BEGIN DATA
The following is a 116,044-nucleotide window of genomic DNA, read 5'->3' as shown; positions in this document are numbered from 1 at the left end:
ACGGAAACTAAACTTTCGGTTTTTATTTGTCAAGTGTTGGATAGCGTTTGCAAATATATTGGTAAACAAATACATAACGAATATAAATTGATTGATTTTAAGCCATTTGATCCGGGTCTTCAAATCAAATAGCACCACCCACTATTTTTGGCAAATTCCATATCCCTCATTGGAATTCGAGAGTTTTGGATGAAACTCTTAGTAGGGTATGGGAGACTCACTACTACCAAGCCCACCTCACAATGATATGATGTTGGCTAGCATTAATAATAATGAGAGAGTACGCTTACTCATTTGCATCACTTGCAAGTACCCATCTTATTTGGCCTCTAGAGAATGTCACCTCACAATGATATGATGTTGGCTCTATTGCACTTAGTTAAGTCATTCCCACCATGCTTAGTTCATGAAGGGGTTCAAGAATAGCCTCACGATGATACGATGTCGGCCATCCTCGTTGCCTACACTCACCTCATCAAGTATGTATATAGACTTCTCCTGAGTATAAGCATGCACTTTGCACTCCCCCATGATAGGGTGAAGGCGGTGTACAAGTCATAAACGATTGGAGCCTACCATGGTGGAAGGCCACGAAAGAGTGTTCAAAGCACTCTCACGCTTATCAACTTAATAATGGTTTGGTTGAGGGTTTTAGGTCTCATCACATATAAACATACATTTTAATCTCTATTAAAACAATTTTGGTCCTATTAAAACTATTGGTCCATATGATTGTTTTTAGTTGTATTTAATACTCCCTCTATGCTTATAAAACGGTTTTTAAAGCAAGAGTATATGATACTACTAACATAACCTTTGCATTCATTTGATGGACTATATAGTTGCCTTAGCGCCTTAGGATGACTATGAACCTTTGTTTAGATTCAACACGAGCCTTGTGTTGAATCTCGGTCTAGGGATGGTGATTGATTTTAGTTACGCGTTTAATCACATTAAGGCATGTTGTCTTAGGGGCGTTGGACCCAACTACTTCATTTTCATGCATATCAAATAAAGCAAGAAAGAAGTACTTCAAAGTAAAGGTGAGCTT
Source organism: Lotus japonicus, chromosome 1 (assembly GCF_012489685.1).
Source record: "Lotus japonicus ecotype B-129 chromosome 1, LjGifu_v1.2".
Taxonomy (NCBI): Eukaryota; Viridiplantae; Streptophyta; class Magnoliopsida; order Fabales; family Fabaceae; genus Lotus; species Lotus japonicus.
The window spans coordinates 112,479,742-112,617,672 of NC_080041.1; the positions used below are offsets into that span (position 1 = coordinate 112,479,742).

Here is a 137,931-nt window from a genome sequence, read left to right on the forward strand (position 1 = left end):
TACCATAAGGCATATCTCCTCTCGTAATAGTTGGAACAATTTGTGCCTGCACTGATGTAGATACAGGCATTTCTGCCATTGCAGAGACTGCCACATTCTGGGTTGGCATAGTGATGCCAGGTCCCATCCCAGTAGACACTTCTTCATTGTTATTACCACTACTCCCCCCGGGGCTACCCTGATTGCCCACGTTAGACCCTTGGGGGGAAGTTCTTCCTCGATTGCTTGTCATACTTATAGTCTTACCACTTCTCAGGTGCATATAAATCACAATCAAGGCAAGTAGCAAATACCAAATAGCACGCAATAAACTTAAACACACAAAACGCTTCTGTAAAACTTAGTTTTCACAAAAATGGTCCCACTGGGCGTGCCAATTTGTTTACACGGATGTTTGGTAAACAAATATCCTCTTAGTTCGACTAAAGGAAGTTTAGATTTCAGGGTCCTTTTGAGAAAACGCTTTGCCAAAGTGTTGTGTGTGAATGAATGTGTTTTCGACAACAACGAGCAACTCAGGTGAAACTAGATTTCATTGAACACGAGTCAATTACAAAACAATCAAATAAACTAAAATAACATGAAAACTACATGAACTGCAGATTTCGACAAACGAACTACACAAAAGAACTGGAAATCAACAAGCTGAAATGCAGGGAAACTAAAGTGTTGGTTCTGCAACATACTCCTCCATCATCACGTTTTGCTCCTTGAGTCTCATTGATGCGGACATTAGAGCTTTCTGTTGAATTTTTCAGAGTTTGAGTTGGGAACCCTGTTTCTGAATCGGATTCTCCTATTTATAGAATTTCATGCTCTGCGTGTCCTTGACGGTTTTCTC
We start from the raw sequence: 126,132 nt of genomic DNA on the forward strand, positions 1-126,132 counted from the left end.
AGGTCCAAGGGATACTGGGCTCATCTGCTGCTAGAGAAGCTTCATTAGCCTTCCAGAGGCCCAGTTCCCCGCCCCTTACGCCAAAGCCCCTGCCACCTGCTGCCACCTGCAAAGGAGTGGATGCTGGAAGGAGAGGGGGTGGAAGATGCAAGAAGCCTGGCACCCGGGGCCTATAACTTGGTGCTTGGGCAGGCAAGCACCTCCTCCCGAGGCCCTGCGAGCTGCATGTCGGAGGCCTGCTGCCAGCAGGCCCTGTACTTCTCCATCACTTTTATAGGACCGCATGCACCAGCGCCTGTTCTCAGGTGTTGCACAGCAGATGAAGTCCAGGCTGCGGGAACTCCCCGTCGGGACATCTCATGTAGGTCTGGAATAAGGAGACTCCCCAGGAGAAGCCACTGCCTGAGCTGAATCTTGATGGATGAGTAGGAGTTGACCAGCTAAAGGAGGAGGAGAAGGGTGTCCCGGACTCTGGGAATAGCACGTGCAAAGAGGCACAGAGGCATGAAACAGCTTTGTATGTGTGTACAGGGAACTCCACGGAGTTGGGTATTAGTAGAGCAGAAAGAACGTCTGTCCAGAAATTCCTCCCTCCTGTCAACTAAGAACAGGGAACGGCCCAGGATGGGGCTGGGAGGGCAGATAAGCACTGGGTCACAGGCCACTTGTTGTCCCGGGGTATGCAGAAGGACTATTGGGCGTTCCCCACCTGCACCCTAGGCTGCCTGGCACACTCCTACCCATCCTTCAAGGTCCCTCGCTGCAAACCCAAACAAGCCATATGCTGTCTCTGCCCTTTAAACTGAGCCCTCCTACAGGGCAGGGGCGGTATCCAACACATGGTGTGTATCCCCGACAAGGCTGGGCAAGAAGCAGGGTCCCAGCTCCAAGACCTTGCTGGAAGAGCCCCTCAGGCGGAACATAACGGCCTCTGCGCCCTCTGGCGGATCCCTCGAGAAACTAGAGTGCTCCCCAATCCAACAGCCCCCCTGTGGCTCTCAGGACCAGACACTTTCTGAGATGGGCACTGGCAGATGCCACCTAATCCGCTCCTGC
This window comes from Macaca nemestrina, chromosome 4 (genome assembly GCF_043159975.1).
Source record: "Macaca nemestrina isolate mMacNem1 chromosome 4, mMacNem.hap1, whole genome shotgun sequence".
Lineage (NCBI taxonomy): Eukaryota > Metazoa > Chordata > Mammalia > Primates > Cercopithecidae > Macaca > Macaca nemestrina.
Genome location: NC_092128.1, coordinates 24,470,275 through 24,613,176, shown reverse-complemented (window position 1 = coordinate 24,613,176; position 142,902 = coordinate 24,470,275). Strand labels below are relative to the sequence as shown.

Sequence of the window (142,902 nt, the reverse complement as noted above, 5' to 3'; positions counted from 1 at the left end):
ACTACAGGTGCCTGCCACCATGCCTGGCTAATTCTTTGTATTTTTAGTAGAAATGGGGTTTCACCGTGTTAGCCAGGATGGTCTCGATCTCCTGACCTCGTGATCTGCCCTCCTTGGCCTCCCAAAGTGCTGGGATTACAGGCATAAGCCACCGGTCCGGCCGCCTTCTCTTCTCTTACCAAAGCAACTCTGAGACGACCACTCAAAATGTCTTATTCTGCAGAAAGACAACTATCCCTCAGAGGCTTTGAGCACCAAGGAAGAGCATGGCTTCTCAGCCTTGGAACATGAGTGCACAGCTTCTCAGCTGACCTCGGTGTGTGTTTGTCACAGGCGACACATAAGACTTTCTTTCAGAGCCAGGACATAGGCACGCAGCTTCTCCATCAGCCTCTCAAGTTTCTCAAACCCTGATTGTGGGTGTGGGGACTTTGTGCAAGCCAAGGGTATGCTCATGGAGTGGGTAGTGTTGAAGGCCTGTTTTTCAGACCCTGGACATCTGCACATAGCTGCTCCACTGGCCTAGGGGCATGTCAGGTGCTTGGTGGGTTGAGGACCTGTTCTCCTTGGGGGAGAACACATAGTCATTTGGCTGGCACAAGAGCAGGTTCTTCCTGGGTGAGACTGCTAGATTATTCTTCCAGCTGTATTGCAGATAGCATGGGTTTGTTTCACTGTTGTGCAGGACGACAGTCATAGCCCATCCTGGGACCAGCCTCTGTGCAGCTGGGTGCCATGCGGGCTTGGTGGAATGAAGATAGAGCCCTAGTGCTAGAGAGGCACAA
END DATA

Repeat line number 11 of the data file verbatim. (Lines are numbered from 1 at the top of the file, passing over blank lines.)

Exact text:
This window comes from Macaca nemestrina, chromosome 4 (genome assembly GCF_043159975.1).